As well as taking up much less space, electronic copies have the advantage that you can OCR them and search for things. Have a look at one of the copies of Practical Electronics mentioned above and use the browser search function to search for something like "transistor". Isn't that useful? You can't do that with a paper copy. I just wish that the person doing the scanning would line the pages up with the edge of the scanner properly.
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Old 16th Jan 2020, 12:01 pm   #10
dave walsh
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Default Re: Practical Electronics - 1964-1983

Everything pointed out here is absolutely correct, Chopper, re "hard copy" info tending to be a major problem [for anyone who cares]. London Universities and the Central Library in Manchester skipped rare books/magazine and play/music etc without a second thought! Overall it's a bit like "Boat Anchor" [Juvenile American term] Radios. Nobody really complained about their weight in the past [we were younger and glad to get one at all and often it was only the more "elderly" who could afford them!] Also there wasn't, perhaps, the available time or spare money to accumulate a massive amount of "stuff" within a shorter life span I use a computer but I get a bit dazed staring at a screen and don't get bored easily so I will never be a slave to a mobile phone or on-line gambling etc. I've looked at the Radio Museum site today but reading books and mags on a computer isn't very appealing to me, although being able to find some info immediately, is an obvious advantage.

I used to help someone do book sales once. It's hard work lugging the product about for little reward and there is definitely some diminishing of interest over time. It's clearly a generational thing as I heard a story recently about a mid forties radio presenter getting assistance with his phone-which he did. He then asked the [otherwise helpful] young blokes in the shop what the joke was [as they chortled amongst themselves]. They said it was because he had a Newspaper. Why would anyone do that when you could access the bit of news you wanted [tailored to your perhaps limited needs] via the phone?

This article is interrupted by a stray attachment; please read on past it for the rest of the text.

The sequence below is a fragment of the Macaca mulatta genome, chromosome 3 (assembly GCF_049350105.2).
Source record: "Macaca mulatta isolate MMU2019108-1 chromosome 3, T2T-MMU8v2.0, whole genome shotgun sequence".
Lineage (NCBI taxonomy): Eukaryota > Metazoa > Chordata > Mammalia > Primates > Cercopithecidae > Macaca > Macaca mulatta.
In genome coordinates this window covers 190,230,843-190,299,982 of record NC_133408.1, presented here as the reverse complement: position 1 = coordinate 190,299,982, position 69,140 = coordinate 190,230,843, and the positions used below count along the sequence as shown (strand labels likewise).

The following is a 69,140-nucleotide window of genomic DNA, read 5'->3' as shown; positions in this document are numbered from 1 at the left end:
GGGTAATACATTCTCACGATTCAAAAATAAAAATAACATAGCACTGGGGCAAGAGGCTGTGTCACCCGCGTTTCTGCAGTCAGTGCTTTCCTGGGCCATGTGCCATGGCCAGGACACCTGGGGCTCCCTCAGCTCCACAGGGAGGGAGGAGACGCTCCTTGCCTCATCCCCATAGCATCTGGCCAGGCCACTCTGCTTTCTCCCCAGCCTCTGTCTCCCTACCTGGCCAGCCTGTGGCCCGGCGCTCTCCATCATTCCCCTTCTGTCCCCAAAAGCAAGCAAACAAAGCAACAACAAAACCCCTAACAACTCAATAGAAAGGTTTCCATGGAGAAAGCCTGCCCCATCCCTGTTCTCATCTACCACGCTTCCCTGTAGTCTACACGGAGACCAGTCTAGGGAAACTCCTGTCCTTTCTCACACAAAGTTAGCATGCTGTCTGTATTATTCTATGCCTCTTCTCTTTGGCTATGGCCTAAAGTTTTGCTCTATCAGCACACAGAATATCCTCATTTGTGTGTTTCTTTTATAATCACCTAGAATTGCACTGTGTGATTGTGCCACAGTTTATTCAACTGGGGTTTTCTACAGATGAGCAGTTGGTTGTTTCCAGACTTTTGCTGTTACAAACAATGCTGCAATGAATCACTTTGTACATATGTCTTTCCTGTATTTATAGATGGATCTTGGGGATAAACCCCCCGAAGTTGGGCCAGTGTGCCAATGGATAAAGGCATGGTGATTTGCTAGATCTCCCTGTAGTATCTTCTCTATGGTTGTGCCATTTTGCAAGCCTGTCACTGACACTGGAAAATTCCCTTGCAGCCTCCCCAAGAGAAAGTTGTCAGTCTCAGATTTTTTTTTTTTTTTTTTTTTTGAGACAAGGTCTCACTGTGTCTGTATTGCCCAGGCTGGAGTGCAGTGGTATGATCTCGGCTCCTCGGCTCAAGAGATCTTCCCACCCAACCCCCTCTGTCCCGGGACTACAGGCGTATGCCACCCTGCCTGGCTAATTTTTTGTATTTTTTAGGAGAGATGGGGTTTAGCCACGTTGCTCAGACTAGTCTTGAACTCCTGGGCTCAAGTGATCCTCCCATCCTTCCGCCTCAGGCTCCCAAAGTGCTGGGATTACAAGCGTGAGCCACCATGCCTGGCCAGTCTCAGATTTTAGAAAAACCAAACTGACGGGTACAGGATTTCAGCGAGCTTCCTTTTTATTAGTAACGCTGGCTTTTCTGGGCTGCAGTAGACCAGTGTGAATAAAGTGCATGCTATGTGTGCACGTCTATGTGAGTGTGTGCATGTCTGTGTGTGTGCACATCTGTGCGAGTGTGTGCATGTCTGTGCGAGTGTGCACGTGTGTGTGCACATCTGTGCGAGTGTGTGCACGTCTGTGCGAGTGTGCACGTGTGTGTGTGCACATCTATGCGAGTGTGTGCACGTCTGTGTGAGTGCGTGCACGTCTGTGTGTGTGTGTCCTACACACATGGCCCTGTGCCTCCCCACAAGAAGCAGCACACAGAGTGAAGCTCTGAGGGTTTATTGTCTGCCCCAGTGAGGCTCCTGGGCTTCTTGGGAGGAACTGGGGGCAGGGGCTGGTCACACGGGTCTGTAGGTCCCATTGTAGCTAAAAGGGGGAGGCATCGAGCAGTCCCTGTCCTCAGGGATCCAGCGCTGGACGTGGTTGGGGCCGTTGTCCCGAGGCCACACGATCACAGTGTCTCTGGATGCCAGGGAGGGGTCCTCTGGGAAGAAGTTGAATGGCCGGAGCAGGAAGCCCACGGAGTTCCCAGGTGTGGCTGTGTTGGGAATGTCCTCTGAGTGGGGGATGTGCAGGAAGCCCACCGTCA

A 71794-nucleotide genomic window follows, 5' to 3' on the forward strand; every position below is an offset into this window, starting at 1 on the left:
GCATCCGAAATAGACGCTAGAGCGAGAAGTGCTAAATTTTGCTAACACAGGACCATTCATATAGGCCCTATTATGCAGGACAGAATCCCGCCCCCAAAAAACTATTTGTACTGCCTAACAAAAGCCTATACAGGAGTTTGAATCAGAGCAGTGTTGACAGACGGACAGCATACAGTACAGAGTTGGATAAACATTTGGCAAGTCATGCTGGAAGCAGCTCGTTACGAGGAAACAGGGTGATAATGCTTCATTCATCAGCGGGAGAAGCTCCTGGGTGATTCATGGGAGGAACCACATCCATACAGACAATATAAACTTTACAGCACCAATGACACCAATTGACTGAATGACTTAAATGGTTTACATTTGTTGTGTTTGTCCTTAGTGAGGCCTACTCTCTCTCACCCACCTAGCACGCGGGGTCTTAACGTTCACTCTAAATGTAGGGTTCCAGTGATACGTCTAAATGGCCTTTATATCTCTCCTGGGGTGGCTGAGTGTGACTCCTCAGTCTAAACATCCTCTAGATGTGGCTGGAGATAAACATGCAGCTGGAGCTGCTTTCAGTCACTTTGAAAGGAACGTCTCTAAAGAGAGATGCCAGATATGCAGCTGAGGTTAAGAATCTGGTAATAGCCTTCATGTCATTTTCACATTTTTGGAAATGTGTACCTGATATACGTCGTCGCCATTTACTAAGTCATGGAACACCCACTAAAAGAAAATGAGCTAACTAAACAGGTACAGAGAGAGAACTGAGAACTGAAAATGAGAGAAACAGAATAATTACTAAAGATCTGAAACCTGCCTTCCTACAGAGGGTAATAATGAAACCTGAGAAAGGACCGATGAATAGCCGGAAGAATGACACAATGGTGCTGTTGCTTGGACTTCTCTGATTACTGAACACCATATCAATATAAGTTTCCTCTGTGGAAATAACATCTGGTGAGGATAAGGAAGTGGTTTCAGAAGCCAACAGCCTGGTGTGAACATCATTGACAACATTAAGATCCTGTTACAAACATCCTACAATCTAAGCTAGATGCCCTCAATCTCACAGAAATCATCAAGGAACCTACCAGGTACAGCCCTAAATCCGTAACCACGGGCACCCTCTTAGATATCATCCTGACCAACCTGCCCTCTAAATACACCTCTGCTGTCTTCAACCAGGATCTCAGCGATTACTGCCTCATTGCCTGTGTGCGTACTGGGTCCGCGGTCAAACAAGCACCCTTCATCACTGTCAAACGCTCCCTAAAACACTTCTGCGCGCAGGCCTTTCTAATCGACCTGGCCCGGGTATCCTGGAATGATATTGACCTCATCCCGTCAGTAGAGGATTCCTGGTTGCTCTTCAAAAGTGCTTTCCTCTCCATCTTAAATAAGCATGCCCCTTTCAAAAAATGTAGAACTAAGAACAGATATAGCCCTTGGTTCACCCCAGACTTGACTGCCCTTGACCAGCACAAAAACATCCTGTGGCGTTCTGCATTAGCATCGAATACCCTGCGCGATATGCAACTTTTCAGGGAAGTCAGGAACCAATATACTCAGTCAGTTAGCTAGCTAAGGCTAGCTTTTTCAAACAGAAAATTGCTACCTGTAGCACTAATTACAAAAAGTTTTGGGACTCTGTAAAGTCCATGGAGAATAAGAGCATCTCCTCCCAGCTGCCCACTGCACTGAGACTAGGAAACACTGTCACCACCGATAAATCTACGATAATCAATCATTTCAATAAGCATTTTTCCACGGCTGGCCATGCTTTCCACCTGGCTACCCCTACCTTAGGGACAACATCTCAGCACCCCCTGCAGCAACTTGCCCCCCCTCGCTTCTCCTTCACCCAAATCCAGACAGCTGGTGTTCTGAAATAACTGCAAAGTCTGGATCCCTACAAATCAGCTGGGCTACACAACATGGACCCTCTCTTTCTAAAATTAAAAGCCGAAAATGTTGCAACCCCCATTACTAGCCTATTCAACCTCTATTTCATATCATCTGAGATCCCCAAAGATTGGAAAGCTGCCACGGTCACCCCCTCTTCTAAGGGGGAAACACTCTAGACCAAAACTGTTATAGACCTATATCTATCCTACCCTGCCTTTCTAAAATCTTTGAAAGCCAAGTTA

However in this, probably transitional, period there are still some outlets and people who trade/sort/re-cycle the physical items eg "We Buy Books" [not so far away from me in Lancashire]. Tilley's in Chesterfield. I went there years ago, two brothers in a small shop with a huge Warehouse at the back selling obscure magazine runs to Japanese Universities and the like! Kelly's [originally Bramptons] in Somerset seems to be still going specialising in Radio/Electronics/Radio Times etc.
I've bought from the latter two in the past but not recently. When you look at the vinyl/retro market I suppose hard copy material may perhaps remain in demand as a niche interest. From my experience old pianos are like old copies of the Radio Times etc. Not worth very much until you need to buy one

It's interesting that these hopelessly "out of date" printed newspapers have reported recently e-books falling away, in terms of a return to the printed page! I always used to say that I didn't think half the owners, sat on the beach with their latest Kindle or whatever were that interested in books or reading them [especially if they were internet enabled]

"Fashion" as David Bowie sang."The Times They Are A Changing" as Bob said.

Dave W

Last edited by dave walsh; 16th Jan 2020 at 12:11 pm.